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ThreePoint Estimate Approximations
Quite useful results for project statistics are obtainable
by developing threepoint estimates that can be used in equations to calculate
expected value, variance, and standard deviation. The three points commonly used
are:

Most pessimistic value that yet has some
small probability of happening.

Most optimistic value that also has some
small probability of happening.

Most likely value for any single instance
of the project. The most likely value is the mode of the
distribution.
It is not uncommon that the optimistic and most likely values are
much closer to each other than is the pessimistic value. Many things can go
wrong that are drivers on the pessimistic estimate; usually, there are fewer
things that could go right. Table
25 provides the equations for the calculation of approximate values of
statistics for the most common distributions.
Table 25: Statistics for Common
Distributions
Statistic 
Normal ^{[*]} 
BETA^{[**]} 
Triangular 
Uniform^{[***]} 
Expected value or mean 
O + [(P  O)/2] 
(P + 4 * ML + O)/6 
(P + ML + O)/3 
O + [(P  O)/2] 
Variance, ϭ^{2} 
(P  O)^{2}/36 
(P  O)^{2}/36 
[(O  P)^{2} + (ML  O) * (ML  P)]/18 
(P^{3}  O^{3})/ [3 * (P  O)]  (P 
O)^{2}/4 
Standard deviation, ϭ 
(P  O)/6 
(O  P)/6 
Sqrt(VAR) 
Sqrt(VAR) 
Mode or most likely 
O + [(P  0)/2] 
By observation or estimation, the peak of the curve 
By observation or estimation, the peak of the curve 
Not applicable 
Note: O optimistic value, P = pessimistic value, ML = most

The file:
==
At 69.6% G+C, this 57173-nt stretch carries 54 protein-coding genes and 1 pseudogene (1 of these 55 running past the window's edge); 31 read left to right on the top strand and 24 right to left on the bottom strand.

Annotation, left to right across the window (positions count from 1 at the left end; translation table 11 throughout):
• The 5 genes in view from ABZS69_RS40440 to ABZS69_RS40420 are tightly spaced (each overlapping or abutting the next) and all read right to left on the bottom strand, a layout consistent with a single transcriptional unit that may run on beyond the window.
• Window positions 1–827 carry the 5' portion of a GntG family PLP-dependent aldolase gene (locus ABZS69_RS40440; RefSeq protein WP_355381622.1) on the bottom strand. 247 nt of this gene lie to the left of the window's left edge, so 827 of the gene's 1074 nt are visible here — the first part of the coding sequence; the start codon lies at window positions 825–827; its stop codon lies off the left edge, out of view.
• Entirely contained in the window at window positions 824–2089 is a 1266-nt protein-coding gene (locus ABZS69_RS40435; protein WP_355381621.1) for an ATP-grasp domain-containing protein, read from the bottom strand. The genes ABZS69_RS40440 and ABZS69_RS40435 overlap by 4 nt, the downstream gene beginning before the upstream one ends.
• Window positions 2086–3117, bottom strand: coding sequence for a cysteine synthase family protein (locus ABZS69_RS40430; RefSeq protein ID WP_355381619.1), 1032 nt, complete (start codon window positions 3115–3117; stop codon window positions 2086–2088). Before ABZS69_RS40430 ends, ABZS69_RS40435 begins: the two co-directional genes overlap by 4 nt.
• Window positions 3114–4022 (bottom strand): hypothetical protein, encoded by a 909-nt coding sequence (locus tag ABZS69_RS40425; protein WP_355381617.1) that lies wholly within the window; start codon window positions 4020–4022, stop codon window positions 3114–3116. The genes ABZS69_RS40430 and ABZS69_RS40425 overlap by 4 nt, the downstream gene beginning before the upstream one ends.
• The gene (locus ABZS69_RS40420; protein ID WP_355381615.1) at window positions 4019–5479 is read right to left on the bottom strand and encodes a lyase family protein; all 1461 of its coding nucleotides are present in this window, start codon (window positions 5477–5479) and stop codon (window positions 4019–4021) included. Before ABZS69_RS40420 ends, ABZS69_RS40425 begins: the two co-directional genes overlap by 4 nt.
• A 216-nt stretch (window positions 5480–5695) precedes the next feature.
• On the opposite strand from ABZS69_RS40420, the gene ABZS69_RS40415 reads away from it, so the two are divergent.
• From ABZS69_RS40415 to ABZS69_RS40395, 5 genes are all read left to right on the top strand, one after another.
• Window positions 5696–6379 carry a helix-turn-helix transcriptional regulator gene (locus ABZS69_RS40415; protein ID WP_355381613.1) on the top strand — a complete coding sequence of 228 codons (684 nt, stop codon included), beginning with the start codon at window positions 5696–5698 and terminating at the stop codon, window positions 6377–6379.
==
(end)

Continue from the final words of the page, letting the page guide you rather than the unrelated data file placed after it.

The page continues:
likely value. 

It is useful to compare the more common distributions under the
conditions of identical estimates. Figure 26 provides the illustration. Rules of thumb can
be inferred from this illustration:
In addition to the estimates given above, there are a couple of
exact statistics about the Normal distribution that are handy to keep in
mind:

68.3% of the values of a Normal distribution fall within
±1σ of the mean value.

95.4% of the values of a Normal distribution fall within
±2σ of the mean value, and this figure goes up to
99.7% for ±3σ of the mean value.

A process quality interpretation of 99.7% is that there are
three errors per thousand events. If software coding were the object of the
error measurement, then "three errors per thousand lines of code" probably would
not be acceptable. At ±6σ, the error rate is so
small, 99.9998%, it is more easily spoken of in terms of "two errors per million
events," about 1,000 times better than "3σ". ^{[20]}
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